Global leaders meet at World Water Week in Stockholm

Global leaders meet at World Water Week in Stockholm
Photo: Thomas Henrikson
Ministers, presidents, and ambassadors from across the globe are gathering in Stockholm for World Water Week. Here's what happened at the opening ceremony.

Stockholm has been called the Venice of the North, a city of islands – 14, in fact, with 47 bridges to connect them. Water shapes the landscape and is an integral part of the city, with waterways so clean that residents bring their fishing rods downtown and families swim off the shore right across the bay from City Hall.

Perhaps it’s no wonder, then, that Stockholm is home to the world’s most prestigious water event and conference – World Water Week.

“I am always proud to welcome international guests to Stockholm,” Swedish Prime Minister Stefan Löfven said on Monday, at the opening ceremony of World Water Week 2015.


Swedish Prime Minister Stefan Löfven. Photo: Thomas Henrikson

“I love this city. We like to label it the Venice of the North, and it’s true.”

An entire one-third of Stockholm’s surface is water – water so clean that you can catch fresh fish downtown.

“And eat it with delight,” Löfven exclaimed.


View of Stockholm from the City Hall tower. Photo: Henrik Trygg/Imagebank Sweden

The Swedish Prime Minister was just one of many distinguished guests in attendance at World Water Week, which is celebrating 25 years. Jordan’s Prime Minister Abdulla Ensour and the President of the Marshall Islands, Christopher J Loeak, were also present, along with the mayor of Stockholm and multiple ambassadors.

The week-long event is attended by over 3,000 people this year, from more than 120 different countries. Scientists, politicians, students, researchers, and more gathered to discuss one of the most challenging issues facing the world today.

“The reason that I have literally come halfway around the world to address you today is because there is no issue which is closer to my heart, and closer to the people of my country,” Marshall Islands President Loeak explained.


Marshall Islands President Loeak. Photo: Thomas Henrikson

“As you fly over our islands, 2,000 miles southwest of Hawaii, the sight is breathtaking in its beauty. At the same time, it dawns upon you how vulnerable our home is. That, too, takes your breath away. We are literally at risk of being wiped off the world map.”

Swedish Prime Minister Löfven and Jordan’s Prime Minister Ensour also brought up the intertwined issues of climate change and water shortage.

“This is an issue of central importance to my country and many other countries,” Prime Minister Ensour said. “In the near future, water shortage is expected to become an international dilemma that incites new armed conflicts. It’s an issue of national security.”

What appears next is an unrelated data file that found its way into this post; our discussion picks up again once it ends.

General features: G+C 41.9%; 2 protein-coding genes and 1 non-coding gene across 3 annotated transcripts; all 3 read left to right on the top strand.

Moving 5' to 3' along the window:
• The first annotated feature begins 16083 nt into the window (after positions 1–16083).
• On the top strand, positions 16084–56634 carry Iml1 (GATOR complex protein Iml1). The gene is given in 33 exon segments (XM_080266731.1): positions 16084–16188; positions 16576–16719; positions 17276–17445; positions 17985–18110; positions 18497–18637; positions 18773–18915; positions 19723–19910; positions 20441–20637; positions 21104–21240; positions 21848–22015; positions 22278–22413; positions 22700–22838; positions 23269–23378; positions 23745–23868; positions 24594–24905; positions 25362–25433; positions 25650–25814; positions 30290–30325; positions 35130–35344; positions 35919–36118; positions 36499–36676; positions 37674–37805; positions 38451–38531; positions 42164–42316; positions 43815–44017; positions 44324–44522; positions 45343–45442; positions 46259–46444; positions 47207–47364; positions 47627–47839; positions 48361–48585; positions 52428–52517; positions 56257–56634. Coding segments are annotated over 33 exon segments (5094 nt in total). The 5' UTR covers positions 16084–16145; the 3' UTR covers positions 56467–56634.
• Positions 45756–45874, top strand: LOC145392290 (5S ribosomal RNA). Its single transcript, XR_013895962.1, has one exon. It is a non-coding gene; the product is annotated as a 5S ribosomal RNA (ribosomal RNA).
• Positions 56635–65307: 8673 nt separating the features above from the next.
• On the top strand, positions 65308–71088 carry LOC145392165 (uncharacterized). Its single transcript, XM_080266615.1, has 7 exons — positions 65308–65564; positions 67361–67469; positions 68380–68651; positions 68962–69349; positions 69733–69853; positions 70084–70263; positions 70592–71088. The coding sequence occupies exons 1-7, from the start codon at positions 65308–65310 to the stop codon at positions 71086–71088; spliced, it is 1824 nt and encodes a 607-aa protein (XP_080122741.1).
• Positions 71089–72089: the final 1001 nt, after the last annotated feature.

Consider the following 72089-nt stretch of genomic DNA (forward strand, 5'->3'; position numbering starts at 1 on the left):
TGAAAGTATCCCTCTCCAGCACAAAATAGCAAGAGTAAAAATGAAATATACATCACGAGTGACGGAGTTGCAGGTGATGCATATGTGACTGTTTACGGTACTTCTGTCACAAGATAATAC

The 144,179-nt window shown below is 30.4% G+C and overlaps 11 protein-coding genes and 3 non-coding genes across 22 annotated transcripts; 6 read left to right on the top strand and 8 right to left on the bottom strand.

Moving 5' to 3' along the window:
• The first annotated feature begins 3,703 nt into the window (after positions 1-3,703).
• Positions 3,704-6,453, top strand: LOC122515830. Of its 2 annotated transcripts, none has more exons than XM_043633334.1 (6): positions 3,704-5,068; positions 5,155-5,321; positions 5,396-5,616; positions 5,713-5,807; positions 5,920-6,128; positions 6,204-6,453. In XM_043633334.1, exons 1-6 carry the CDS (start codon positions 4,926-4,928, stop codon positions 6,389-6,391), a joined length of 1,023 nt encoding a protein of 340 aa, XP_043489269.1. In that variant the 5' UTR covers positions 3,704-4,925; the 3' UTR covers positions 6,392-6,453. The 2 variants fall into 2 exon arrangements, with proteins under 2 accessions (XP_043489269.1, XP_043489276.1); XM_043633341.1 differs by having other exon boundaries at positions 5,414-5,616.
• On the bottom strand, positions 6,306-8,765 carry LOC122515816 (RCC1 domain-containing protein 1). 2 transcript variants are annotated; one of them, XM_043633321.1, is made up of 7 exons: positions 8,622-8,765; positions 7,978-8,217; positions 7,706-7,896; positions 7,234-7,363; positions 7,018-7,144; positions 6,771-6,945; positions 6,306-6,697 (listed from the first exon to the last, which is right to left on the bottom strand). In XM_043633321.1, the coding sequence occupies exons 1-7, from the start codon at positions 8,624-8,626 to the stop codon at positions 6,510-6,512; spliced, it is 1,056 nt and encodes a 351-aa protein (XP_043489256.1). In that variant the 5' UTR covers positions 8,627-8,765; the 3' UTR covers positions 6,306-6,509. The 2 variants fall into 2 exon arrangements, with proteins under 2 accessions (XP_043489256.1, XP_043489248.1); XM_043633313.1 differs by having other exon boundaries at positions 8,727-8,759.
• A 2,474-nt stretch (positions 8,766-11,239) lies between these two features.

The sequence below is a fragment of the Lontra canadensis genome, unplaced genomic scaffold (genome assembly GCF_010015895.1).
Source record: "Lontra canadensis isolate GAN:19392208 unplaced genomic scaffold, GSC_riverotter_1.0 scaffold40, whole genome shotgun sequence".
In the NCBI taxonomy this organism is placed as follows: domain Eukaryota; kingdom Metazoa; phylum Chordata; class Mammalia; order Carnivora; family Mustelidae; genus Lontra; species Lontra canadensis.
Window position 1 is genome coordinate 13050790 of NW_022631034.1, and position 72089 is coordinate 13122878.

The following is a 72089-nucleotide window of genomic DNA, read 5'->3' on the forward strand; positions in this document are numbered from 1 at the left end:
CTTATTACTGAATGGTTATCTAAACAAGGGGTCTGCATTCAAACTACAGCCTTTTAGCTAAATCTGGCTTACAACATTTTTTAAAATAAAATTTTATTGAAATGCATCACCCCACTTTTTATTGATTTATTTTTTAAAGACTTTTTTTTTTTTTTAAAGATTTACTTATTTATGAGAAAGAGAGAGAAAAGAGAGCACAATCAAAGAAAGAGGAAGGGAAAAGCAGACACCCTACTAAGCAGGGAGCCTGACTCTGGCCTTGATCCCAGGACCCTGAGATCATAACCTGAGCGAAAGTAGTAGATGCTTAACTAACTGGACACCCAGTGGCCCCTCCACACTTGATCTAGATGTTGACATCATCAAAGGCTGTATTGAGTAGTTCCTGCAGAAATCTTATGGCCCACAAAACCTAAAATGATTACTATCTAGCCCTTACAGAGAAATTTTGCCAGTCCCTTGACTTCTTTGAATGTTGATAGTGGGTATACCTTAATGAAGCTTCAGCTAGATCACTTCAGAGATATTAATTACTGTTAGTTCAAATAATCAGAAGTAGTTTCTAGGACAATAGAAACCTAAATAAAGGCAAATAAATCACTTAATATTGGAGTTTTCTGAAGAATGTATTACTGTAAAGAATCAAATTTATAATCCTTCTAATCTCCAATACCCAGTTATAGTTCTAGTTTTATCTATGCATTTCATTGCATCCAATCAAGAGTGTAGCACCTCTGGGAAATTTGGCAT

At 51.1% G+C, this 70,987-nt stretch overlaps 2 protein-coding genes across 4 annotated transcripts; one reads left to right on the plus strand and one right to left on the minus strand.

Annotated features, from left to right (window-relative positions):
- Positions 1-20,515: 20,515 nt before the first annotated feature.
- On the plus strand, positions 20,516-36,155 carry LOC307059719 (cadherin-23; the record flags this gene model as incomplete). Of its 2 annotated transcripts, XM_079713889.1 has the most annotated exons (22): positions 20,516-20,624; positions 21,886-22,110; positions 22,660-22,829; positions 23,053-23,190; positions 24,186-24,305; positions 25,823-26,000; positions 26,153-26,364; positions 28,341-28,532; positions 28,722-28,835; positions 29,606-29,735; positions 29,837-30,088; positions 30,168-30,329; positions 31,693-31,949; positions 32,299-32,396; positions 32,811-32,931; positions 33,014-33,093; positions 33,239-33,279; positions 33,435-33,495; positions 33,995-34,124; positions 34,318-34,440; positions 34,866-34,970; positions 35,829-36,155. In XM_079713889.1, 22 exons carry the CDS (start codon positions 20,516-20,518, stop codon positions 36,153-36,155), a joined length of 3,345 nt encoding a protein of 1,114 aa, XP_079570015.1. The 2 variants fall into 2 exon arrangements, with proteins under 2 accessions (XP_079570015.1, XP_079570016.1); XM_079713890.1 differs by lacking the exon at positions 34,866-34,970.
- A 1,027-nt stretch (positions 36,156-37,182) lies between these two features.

As a nation already burdened with extreme water scarcity, Jordan has a lot at stake should the water shortage continue. Lack of water is one of the biggest barriers to growth and development, and Jordan’s water supplies are far below the internationally recognized water poverty line.

“The Dead Sea sinks one metre per year, and in a few years it will vanish from the surface of the earth,” he said.


Jordan Prime Minister Abdulla Ensour. Photo: Thomas Henrikson

Jordan is further burdened by the massive influx of refugees from other nearby nations, making the population and water need skyrocket.

“Jordan has a crisis on top of a crisis.”

But rather than treating water as an issue for conflict, Prime Minister Ensour said that the country uses it for collaboration.

“Just this year we signed a memo of understanding among Jordan, Israel, and the Palestinians to start the first phase of a new Dead Sea strategic project, a master plan for conservation.”


The Dead Sea in Jordan.

The foundation of the project is to use supplies where they are needed the most. In fact, half of the fresh water produced by Jordan each year will be sold to Israel.

“There are many wars waging in the Middle East right now,” Ensour admitted. “But we are a democracy right in the middle, developing our own prototype of Middle Eastern Democracy.”

The opening ceremony concluded with a speech by Rajendra Singh, known as the Waterman of India, and the winner of the Stockholm Water Prize.

Singh echoed Ensour’s sentiments, saying that water, and indeed all of nature, is an important opportunity for collaboration, not war.

“If we can give a little more love and affection to our nature, nature will fulfill our need,” Singh said. “But nature cannot fulfill greed. We can change the war over water into peace, even before it comes. But it’s through action. Through action we can change war into peace.”